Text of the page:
Tomblin: Education reform bill expected
SOUTH CHARLESTON -- Gov. Earl Ray Tomblin said Thursday a comprehensive education reform bill will be among those coming from his office for the upcoming legislative session.
Tomblin, speaking at the annual Associated Press Legislative Lookahead at Marshall University's South Charleston campus, said the final touches are being put on the bill now and more details will be spelled out during his State of the State Address on Wednesday, Feb. 13.
But he hinted the bill would strive for more control at the county level, more flexibility with calendars, children learning to read by the end of third grade, and ensuring high school graduates are ready for the workforce or higher education.
The bill is in response to the $750,000 education audit done in 2011 which found West Virginia's education system is one of the most bureaucratic in the country. In addition to being top-heavy with personnel, the auditors reported there were too many mandates from the legislature and from the state Department of Education.
The audit also found there were millions of dollars to be saved by reorganizing the administration in Charleston and improving efficiency in schools. It also discussed transportation, professional development, hiring practices, teacher recruiting and evaluation.
Education was the main topic during the Lookahead's morning session, but it also was discussed during the afternoon session on the state budget and during a roundtable discussion with House and Senate leaders.
"We spend 65 percent of the budget on K-12 and higher education, and we're not getting the bang for our buck," said Senate President Jeff Kessler. "We need more local control and less mandates from Charleston."
Improving education means doing things differently, said James Phares, the state education superintendent. Some of what he mentioned during his opening remarks focused on academic standards and how students meet those, although it's unclear how that might be incorporated into Tomblin's bill.
But Phares said any bill that comes out of the session, if taken seriously and implemented well, could change the landscape of the education system within two years. For him, that means changes to the calendar and how students move through the school system.
"We need to break out of the mold of moving kids along systematically," he said. "We need to look at mastery learning and understand when something is mastered, they need to get credit and move on to the next learning site.
"We've got to encompass and embrace mastery learning," Phares continued. "As students meet the standards, they need to be moved along. In two years, you will see a school system that is more responsive to those needs."
Terry Wallace, a senior fellow at the Institute for Innovation in Education at West Liberty University, said he was encouraged by the discussion. But he said in all the work he's done with school districts in four different states, one of the major issues has been a battle between the calendar and individualized instruction.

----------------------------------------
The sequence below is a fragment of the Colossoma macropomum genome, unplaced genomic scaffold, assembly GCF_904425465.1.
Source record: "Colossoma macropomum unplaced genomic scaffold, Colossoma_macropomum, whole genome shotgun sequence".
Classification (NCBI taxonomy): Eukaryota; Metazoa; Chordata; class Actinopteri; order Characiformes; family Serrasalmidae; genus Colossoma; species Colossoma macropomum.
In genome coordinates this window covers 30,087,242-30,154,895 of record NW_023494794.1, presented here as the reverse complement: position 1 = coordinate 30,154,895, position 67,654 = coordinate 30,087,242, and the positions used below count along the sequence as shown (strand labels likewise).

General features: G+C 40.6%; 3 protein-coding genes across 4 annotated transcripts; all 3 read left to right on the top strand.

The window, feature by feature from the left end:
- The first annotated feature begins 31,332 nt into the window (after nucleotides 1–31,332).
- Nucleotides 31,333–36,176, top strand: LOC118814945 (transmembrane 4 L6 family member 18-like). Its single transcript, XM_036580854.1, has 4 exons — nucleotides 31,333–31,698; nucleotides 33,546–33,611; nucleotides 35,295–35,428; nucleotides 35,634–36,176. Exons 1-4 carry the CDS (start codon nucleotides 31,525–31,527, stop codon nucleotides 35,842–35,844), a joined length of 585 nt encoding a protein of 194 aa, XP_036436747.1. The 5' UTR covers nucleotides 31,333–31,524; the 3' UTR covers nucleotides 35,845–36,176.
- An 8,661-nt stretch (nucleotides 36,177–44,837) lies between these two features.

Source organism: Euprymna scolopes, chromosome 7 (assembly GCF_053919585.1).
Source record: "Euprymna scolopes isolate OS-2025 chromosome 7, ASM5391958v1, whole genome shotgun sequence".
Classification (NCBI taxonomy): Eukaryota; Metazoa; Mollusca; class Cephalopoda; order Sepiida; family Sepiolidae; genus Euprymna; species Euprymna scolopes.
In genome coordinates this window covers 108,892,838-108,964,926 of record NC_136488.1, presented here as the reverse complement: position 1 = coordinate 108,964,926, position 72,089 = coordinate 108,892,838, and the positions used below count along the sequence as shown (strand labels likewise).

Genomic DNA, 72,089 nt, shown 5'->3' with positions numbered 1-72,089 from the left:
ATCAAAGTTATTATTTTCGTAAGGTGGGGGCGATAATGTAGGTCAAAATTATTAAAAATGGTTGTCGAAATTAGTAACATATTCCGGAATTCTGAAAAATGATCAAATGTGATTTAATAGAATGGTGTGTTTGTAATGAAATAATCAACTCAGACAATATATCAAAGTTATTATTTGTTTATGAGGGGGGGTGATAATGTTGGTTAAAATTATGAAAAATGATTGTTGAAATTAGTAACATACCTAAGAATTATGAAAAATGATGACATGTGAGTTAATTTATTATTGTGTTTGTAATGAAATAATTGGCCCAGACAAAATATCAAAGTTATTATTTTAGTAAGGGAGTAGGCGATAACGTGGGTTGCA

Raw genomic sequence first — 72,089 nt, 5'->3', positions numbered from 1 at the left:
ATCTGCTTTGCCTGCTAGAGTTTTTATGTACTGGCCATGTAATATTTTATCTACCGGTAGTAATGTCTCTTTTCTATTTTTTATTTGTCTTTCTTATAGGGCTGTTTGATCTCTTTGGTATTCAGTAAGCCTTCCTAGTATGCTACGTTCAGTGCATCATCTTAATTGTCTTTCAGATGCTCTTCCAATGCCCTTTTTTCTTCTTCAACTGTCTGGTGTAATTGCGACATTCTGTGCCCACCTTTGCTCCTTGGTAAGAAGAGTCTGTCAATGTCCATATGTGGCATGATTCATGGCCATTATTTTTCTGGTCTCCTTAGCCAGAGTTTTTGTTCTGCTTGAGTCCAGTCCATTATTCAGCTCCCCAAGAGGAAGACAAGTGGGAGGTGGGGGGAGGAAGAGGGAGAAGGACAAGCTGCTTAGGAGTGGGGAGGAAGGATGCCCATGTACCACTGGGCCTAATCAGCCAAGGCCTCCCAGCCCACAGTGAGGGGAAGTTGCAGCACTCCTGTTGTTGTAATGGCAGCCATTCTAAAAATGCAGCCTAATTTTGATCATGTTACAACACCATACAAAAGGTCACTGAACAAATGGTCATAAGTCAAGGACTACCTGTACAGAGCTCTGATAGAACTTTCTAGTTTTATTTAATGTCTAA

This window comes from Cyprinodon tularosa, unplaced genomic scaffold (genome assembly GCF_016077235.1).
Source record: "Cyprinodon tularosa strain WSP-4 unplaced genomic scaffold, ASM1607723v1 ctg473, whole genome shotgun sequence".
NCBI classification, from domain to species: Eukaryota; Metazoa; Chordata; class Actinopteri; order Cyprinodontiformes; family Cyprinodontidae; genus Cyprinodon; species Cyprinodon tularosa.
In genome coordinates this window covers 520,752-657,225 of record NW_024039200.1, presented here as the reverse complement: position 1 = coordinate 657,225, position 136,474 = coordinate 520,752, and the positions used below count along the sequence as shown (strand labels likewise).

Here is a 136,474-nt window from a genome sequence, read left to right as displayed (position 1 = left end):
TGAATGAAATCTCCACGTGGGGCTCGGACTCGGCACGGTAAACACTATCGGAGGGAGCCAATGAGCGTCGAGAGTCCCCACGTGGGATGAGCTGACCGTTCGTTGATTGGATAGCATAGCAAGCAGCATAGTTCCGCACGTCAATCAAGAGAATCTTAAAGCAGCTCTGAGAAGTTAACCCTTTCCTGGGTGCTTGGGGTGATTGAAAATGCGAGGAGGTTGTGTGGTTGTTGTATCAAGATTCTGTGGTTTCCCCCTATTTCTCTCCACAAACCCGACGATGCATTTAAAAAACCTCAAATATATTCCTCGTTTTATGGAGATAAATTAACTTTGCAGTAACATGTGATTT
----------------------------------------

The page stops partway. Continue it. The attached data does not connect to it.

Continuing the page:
Not only did Wallace characterize the current curriculum as broad and shallow, but he said it's hypocritical to say teachers differentiate instruction for students and then graduate everyone on the same day in June.
"We move kids based on age and seat time and not competency," Wallace said.
David Haney, the executive director of the West Virginia Education Association -- one of two teacher organizations in the state -- didn't disagree with statements made by Phares or Wallace.
He said one of the major problems is a lack of respect for the profession and for education in general. And it doesn't help that too many children live in poverty. That means, in most cases, they are behind before they ever step into a classroom.
He said there is a "group of parents who live in poverty who don't have knowledge or parental skills to really work with their children to help them."
Haney also said the WVEA is supportive of a balanced calendar and applauded Cabell County for doing a thorough job to inform its parents, teachers and local organizations, and providing more than a year to adjust.
Phares also discussed calendar issues. He said the 180-day mandate in code may be outdated; instead saying the discussion needs to center around re-imagining how schools are using their time.
He cited the Mountaineer ChalleNGe Academy, a 22-week residential program provided through the National Guard to train, educate and mentor at-risk teenagers.
"It's 22 weeks, but the time is more than what we require in 180 days," Phares said. "The reason I mention it is we need to re-imagine the time."
Wallace also chimed in, saying the number of days isn't as important as how those days are being spent. In classes he's audited, he's found that real core instruction was taking place for a combined 120 minutes of the school day.
"Adding days, if you don't change anything else, is not a solution," Wallace said.
Though pay raises are almost certain to not be a part of the governor's budget, Haney said it is still important that people know teacher pay is an issue.
"Someone with a four-year degree can make more money in almost anything than being an educator," Haney said, noting that his son-in-law taught middle school science and recently went to work in the private sector making twice the money.
Even Phares didn't discount that salary and hiring practices are a real problem. His own son, who earned a teaching degree from Fairmont State University, attended a job fair and was handed several applications from county representatives.
But a representative of Roanoke City Schools in Roanoke, Va., handed him a contract.
"When I was in Virginia, and I had a teacher who was prepared in a West Virginia college, I always relished getting them there," Phares said of his own experience.